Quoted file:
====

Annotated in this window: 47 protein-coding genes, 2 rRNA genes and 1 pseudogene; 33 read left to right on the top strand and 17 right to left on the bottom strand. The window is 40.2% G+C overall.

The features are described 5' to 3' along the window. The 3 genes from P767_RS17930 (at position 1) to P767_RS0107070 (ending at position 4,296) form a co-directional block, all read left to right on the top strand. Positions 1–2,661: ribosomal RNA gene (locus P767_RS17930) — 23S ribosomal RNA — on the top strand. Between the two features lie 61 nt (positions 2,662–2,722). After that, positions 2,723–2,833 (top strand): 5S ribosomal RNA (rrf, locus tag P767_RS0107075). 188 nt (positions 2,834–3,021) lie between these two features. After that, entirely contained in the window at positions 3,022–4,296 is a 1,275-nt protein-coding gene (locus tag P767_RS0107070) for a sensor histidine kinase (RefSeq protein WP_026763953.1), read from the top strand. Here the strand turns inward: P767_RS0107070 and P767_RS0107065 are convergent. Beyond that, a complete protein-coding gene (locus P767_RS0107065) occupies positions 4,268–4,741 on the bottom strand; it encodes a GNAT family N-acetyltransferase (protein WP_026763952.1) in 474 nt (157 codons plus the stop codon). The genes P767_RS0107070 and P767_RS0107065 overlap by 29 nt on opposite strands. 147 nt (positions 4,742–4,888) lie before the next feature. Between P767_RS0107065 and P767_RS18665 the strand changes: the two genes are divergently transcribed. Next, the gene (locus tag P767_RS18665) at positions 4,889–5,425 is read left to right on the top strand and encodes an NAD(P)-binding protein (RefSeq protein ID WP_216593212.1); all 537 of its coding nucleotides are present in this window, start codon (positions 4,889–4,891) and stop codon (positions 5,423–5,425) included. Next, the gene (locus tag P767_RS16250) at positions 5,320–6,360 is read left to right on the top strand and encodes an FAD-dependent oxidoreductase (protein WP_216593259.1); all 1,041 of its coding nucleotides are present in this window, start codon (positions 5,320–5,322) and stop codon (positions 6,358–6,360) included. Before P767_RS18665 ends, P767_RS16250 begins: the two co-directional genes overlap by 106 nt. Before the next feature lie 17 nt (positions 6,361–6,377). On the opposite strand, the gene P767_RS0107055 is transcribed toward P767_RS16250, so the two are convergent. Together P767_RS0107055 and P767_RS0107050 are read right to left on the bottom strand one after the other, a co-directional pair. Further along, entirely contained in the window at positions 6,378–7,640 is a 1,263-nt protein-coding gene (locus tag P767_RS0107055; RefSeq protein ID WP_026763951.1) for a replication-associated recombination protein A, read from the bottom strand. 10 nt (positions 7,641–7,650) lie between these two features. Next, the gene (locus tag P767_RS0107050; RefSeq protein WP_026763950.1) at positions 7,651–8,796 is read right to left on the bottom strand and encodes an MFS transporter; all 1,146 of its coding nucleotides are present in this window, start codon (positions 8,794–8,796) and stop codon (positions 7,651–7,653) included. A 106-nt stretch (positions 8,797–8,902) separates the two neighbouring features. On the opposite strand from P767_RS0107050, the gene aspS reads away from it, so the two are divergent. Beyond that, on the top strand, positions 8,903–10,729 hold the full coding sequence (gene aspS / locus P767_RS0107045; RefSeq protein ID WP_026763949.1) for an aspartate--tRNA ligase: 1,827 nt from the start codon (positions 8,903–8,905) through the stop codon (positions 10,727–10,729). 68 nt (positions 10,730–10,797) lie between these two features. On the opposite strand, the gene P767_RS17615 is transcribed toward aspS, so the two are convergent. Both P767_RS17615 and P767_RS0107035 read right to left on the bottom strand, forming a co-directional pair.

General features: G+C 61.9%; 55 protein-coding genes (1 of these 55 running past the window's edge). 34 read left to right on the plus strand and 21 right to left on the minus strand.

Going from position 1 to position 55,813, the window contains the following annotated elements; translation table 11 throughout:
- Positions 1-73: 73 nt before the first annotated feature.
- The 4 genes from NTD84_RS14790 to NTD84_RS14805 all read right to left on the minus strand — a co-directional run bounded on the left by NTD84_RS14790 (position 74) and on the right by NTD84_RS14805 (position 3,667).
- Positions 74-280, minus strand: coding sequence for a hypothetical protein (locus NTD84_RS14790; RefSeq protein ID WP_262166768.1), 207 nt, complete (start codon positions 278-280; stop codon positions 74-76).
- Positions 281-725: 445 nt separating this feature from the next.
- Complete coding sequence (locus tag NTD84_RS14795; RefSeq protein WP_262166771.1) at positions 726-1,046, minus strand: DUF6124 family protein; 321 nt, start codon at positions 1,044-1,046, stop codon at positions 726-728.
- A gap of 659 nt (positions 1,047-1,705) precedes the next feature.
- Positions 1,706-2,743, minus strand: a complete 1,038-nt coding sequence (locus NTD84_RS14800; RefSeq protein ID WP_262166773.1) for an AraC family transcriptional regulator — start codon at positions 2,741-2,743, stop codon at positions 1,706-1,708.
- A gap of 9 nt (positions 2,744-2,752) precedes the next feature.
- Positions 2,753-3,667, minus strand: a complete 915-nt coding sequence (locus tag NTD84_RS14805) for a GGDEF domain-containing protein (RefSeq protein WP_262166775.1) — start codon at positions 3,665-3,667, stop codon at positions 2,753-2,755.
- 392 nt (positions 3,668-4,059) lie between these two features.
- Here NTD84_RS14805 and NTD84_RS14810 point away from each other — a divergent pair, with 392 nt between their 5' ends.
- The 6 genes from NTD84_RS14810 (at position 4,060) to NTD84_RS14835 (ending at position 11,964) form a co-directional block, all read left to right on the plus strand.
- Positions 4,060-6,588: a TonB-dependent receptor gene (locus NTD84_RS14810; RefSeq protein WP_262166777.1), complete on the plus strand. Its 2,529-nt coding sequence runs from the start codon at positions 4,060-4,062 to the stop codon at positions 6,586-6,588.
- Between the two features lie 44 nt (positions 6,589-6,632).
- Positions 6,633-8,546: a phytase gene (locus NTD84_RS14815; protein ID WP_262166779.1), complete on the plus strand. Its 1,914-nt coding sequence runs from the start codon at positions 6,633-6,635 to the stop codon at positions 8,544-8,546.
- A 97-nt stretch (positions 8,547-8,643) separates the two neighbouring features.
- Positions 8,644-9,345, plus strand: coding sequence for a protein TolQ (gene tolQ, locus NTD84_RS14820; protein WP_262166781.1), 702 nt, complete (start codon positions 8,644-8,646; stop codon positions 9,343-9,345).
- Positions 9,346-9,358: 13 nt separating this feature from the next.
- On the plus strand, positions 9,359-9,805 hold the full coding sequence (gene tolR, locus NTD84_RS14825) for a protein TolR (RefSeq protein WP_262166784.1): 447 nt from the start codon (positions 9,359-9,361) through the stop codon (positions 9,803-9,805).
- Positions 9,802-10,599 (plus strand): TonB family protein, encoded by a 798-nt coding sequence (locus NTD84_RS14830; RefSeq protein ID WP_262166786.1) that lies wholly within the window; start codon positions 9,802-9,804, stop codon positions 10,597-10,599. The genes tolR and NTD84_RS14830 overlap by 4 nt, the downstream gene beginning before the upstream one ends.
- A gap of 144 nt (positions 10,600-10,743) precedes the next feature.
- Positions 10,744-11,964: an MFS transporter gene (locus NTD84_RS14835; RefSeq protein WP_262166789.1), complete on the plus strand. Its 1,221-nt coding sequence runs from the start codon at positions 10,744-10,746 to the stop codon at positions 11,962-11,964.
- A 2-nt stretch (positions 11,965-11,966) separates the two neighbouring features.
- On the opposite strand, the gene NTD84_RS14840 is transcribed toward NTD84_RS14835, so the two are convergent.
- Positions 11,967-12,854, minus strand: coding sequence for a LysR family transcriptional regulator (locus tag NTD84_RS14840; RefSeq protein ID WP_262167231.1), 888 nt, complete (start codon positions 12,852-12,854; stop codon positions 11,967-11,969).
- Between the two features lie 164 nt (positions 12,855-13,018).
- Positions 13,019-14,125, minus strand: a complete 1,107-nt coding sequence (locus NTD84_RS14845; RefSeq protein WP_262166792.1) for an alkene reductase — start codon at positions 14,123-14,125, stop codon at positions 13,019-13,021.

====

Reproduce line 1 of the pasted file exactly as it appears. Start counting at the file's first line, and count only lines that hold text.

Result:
Annotated in this window: 47 protein-coding genes, 2 rRNA genes and 1 pseudogene; 33 read left to right on the top strand and 17 right to left on the bottom strand. The window is 40.2% G+C overall.